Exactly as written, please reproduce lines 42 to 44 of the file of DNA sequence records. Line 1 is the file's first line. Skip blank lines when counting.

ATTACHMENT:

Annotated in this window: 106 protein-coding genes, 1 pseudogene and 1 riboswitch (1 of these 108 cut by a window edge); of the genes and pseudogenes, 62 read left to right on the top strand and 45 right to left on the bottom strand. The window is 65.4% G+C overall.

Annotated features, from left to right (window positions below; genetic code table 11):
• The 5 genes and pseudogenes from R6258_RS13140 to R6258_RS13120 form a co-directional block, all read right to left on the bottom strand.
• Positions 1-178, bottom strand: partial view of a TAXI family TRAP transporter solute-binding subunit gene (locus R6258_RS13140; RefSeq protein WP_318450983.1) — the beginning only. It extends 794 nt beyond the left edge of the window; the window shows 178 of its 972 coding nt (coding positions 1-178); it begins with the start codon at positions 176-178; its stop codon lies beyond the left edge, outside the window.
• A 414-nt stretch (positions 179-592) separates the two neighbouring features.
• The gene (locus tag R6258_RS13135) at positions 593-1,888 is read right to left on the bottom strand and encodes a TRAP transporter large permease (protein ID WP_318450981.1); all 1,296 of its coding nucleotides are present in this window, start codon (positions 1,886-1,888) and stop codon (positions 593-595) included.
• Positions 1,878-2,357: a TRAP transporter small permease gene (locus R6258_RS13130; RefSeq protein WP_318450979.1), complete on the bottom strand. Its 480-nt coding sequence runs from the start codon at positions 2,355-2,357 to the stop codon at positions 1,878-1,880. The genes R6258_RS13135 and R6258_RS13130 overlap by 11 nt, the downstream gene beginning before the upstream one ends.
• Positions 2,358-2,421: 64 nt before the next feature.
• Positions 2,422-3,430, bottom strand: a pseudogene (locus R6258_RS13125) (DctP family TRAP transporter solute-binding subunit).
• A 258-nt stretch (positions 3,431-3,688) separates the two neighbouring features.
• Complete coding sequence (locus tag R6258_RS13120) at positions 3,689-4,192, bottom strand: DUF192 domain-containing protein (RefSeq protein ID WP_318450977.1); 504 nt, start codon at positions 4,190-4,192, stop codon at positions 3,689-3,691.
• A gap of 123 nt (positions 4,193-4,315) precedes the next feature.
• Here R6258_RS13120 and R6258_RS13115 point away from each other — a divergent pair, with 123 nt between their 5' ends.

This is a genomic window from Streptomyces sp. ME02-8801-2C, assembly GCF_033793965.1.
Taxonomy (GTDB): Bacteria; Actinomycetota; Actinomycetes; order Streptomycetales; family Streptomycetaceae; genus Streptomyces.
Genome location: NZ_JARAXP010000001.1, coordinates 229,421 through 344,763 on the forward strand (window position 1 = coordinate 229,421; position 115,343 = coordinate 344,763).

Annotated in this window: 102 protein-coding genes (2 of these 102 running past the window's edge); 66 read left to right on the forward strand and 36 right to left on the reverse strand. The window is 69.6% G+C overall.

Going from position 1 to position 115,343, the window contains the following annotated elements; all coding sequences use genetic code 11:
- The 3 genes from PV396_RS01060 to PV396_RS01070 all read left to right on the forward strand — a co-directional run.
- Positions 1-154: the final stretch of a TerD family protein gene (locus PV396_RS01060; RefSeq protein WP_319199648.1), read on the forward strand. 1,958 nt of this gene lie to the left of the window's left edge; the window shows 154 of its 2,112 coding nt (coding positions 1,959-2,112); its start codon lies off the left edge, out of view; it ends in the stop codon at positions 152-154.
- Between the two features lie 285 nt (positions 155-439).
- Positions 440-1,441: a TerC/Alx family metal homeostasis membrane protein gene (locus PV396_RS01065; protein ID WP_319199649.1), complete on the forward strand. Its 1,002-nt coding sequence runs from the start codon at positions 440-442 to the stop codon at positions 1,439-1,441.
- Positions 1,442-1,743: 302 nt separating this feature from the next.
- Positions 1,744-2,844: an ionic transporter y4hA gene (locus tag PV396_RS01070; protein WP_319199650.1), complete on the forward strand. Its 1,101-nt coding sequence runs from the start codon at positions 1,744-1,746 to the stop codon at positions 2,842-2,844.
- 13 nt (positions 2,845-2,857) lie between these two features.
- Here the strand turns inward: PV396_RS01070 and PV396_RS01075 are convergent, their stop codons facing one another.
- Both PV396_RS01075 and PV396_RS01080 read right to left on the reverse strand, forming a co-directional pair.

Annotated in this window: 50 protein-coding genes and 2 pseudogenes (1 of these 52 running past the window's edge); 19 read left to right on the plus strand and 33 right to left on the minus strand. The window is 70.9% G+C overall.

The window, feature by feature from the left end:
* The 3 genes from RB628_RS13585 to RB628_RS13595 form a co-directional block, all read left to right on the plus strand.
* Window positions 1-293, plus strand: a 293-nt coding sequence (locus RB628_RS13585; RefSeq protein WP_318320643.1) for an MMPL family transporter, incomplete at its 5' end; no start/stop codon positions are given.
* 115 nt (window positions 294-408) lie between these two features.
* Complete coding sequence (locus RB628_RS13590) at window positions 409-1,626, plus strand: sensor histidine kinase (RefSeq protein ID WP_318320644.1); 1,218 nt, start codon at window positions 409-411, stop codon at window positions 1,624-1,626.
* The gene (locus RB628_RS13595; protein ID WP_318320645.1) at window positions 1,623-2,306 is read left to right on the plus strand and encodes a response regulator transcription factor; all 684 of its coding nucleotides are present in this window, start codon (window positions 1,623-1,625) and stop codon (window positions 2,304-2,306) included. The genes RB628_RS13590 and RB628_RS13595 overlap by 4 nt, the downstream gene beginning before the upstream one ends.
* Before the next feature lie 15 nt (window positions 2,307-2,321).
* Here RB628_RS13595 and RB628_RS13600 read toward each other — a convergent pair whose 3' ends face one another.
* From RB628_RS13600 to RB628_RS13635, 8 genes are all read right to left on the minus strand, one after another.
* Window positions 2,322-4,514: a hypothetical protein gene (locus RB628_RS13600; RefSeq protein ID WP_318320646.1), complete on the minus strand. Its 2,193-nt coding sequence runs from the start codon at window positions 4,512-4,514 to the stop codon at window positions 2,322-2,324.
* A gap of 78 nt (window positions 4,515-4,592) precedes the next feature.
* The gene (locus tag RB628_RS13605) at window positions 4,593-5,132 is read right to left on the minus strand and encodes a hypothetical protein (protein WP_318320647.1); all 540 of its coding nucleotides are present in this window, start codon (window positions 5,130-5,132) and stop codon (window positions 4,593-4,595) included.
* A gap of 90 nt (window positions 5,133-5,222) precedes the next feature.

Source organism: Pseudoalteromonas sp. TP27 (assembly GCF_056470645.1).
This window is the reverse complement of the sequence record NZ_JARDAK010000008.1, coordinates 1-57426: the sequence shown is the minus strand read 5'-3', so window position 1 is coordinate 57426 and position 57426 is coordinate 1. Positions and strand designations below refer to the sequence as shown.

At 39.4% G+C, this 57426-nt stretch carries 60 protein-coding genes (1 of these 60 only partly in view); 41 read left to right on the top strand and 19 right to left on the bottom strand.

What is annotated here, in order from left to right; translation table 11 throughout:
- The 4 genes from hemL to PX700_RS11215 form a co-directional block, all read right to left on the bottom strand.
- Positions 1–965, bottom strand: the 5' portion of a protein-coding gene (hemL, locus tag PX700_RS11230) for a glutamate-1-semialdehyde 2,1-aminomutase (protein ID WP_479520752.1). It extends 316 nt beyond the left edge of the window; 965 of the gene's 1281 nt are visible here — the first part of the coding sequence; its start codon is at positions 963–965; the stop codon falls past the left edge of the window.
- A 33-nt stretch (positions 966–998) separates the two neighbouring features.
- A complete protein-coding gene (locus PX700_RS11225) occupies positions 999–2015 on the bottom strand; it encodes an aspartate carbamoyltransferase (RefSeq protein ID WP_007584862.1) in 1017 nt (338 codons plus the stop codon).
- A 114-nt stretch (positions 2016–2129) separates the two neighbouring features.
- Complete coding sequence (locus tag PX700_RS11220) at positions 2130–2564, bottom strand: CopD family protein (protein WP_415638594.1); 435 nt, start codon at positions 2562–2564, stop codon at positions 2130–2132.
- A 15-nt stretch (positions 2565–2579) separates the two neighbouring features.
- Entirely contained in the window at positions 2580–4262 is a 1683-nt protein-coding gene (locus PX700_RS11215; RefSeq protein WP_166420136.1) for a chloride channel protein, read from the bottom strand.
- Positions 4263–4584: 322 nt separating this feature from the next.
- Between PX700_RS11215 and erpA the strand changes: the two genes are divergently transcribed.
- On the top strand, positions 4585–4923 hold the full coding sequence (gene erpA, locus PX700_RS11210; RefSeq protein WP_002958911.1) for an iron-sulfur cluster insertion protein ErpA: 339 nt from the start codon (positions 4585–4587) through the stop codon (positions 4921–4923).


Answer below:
Source organism: Pseudoalteromonas sp. TP27 (assembly GCF_056470645.1).
This window is the reverse complement of the sequence record NZ_JARDAK010000008.1, coordinates 1-57426: the sequence shown is the minus strand read 5'-3', so window position 1 is coordinate 57426 and position 57426 is coordinate 1. Positions and strand designations below refer to the sequence as shown.

At 39.4% G+C, this 57426-nt stretch carries 60 protein-coding genes (1 of these 60 only partly in view); 41 read left to right on the top strand and 19 right to left on the bottom strand.